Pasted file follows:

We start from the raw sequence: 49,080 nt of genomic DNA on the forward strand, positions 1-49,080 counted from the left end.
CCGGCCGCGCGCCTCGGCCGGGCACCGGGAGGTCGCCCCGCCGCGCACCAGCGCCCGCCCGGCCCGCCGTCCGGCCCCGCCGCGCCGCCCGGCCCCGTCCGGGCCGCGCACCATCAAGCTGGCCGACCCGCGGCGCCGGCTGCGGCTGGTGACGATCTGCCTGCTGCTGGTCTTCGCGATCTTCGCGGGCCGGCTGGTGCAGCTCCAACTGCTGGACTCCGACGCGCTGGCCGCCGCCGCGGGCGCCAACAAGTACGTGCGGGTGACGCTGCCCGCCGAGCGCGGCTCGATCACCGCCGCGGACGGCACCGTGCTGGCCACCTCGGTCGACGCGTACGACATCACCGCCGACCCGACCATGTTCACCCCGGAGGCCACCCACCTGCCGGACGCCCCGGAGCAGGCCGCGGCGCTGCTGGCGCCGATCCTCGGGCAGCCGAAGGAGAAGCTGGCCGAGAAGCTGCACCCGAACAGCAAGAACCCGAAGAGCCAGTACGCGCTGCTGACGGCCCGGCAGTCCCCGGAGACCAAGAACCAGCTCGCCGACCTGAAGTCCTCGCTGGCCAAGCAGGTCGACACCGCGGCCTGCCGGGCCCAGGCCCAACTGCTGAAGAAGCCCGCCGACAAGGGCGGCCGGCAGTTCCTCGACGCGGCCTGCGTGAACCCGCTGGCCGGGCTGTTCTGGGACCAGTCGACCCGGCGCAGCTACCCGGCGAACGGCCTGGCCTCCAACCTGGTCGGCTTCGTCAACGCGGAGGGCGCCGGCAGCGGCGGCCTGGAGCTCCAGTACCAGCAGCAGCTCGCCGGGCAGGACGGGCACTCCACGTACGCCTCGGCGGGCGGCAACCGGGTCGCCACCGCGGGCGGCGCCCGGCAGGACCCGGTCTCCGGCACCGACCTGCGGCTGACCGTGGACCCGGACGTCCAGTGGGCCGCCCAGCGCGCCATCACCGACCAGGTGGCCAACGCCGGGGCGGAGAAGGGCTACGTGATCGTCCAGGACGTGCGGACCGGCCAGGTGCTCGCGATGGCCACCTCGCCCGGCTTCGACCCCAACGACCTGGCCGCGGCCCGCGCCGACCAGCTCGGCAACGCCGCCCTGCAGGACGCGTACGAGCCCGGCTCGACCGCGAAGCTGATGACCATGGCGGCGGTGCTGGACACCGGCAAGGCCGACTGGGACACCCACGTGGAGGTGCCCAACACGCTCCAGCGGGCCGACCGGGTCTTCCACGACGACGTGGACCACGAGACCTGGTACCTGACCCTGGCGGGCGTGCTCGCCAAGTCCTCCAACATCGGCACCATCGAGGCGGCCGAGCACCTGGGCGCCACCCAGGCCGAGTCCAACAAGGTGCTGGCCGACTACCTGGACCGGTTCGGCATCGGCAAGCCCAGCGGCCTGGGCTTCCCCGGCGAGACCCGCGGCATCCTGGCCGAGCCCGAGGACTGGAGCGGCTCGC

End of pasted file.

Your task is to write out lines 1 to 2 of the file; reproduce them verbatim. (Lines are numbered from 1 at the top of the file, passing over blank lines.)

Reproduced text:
We start from the raw sequence: 49,080 nt of genomic DNA on the forward strand, positions 1-49,080 counted from the left end.
CCGGCCGCGCGCCTCGGCCGGGCACCGGGAGGTCGCCCCGCCGCGCACCAGCGCCCGCCCGGCCCGCCGTCCGGCCCCGCCGCGCCGCCCGGCCCCGTCCGGGCCGCGCACCATCAAGCTGGCCGACCCGCGGCGCCGGCTGCGGCTGGTGACGATCTGCCTGCTGCTGGTCTTCGCGATCTTCGCGGGCCGGCTGGTGCAGCTCCAACTGCTGGACTCCGACGCGCTGGCCGCCGCCGCGGGCGCCAACAAGTACGTGCGGGTGACGCTGCCCGCCGAGCGCGGCTCGATCACCGCCGCGGACGGCACCGTGCTGGCCACCTCGGTCGACGCGTACGACATCACCGCCGACCCGACCATGTTCACCCCGGAGGCCACCCACCTGCCGGACGCCCCGGAGCAGGCCGCGGCGCTGCTGGCGCCGATCCTCGGGCAGCCGAAGGAGAAGCTGGCCGAGAAGCTGCACCCGAACAGCAAGAACCCGAAGAGCCAGTACGCGCTGCTGACGGCCCGGCAGTCCCCGGAGACCAAGAACCAGCTCGCCGACCTGAAGTCCTCGCTGGCCAAGCAGGTCGACACCGCGGCCTGCCGGGCCCAGGCCCAACTGCTGAAGAAGCCCGCCGACAAGGGCGGCCGGCAGTTCCTCGACGCGGCCTGCGTGAACCCGCTGGCCGGGCTGTTCTGGGACCAGTCGACCCGGCGCAGCTACCCGGCGAACGGCCTGGCCTCCAACCTGGTCGGCTTCGTCAACGCGGAGGGCGCCGGCAGCGGCGGCCTGGAGCTCCAGTACCAGCAGCAGCTCGCCGGGCAGGACGGGCACTCCACGTACGCCTCGGCGGGCGGCAACCGGGTCGCCACCGCGGGCGGCGCCCGGCAGGACCCGGTCTCCGGCACCGACCTGCGGCTGACCGTGGACCCGGACGTCCAGTGGGCCGCCCAGCGCGCCATCACCGACCAGGTGGCCAACGCCGGGGCGGAGAAGGGCTACGTGATCGTCCAGGACGTGCGGACCGGCCAGGTGCTCGCGATGGCCACCTCGCCCGGCTTCGACCCCAACGACCTGGCCGCGGCCCGCGCCGACCAGCTCGGCAACGCCGCCCTGCAGGACGCGTACGAGCCCGGCTCGACCGCGAAGCTGATGACCATGGCGGCGGTGCTGGACACCGGCAAGGCCGACTGGGACACCCACGTGGAGGTGCCCAACACGCTCCAGCGGGCCGACCGGGTCTTCCACGACGACGTGGACCACGAGACCTGGTACCTGACCCTGGCGGGCGTGCTCGCCAAGTCCTCCAACATCGGCACCATCGAGGCGGCCGAGCACCTGGGCGCCACCCAGGCCGAGTCCAACAAGGTGCTGGCCGACTACCTGGACCGGTTCGGCATCGGCAAGCCCAGCGGCCTGGGCTTCCCCGGCGAGACCCGCGGCATCCTGGCCGAGCCCGAGGACTGGAGCGGCTCGC